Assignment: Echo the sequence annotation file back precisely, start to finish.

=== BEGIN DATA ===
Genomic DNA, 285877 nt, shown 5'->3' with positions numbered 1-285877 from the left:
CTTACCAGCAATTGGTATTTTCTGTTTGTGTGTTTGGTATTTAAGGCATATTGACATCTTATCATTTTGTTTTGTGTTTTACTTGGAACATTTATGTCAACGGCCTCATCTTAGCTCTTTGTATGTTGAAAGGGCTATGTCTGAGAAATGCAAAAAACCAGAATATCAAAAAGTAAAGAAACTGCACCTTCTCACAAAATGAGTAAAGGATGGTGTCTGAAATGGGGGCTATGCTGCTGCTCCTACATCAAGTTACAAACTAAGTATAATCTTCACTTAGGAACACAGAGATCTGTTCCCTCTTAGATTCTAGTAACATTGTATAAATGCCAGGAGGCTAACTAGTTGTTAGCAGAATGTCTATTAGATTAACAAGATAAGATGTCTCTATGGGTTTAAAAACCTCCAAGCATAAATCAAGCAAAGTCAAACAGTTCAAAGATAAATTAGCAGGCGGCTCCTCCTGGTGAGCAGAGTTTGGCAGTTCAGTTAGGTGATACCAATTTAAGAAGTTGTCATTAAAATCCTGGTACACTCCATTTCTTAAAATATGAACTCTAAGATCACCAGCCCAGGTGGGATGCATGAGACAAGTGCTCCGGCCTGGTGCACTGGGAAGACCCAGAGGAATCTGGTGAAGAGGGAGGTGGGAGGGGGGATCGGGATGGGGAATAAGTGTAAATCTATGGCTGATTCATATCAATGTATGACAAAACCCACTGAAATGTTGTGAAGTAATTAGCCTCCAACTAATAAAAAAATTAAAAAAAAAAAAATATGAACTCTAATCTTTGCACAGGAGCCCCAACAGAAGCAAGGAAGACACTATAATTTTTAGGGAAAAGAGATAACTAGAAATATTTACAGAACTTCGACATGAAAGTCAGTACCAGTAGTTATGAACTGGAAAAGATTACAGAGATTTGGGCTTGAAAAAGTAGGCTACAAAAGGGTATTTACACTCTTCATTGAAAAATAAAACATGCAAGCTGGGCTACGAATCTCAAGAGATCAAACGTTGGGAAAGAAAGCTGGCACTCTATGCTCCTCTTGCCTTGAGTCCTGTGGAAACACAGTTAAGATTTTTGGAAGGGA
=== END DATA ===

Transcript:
Genomic DNA, 285877 nt, shown 5'->3' with positions numbered 1-285877 from the left:
CTTACCAGCAATTGGTATTTTCTGTTTGTGTGTTTGGTATTTAAGGCATATTGACATCTTATCATTTTGTTTTGTGTTTTACTTGGAACATTTATGTCAACGGCCTCATCTTAGCTCTTTGTATGTTGAAAGGGCTATGTCTGAGAAATGCAAAAAACCAGAATATCAAAAAGTAAAGAAACTGCACCTTCTCACAAAATGAGTAAAGGATGGTGTCTGAAATGGGGGCTATGCTGCTGCTCCTACATCAAGTTACAAACTAAGTATAATCTTCACTTAGGAACACAGAGATCTGTTCCCTCTTAGATTCTAGTAACATTGTATAAATGCCAGGAGGCTAACTAGTTGTTAGCAGAATGTCTATTAGATTAACAAGATAAGATGTCTCTATGGGTTTAAAAACCTCCAAGCATAAATCAAGCAAAGTCAAACAGTTCAAAGATAAATTAGCAGGCGGCTCCTCCTGGTGAGCAGAGTTTGGCAGTTCAGTTAGGTGATACCAATTTAAGAAGTTGTCATTAAAATCCTGGTACACTCCATTTCTTAAAATATGAACTCTAAGATCACCAGCCCAGGTGGGATGCATGAGACAAGTGCTCCGGCCTGGTGCACTGGGAAGACCCAGAGGAATCTGGTGAAGAGGGAGGTGGGAGGGGGGATCGGGATGGGGAATAAGTGTAAATCTATGGCTGATTCATATCAATGTATGACAAAACCCACTGAAATGTTGTGAAGTAATTAGCCTCCAACTAATAAAAAAATTAAAAAAAAAAAAATATGAACTCTAATCTTTGCACAGGAGCCCCAACAGAAGCAAGGAAGACACTATAATTTTTAGGGAAAAGAGATAACTAGAAATATTTACAGAACTTCGACATGAAAGTCAGTACCAGTAGTTATGAACTGGAAAAGATTACAGAGATTTGGGCTTGAAAAAGTAGGCTACAAAAGGGTATTTACACTCTTCATTGAAAAATAAAACATGCAAGCTGGGCTACGAATCTCAAGAGATCAAACGTTGGGAAAGAAAGCTGGCACTCTATGCTCCTCTTGCCTTGAGTCCTGTGGAAACACAGTTAAGATTTTTGGAAGGGA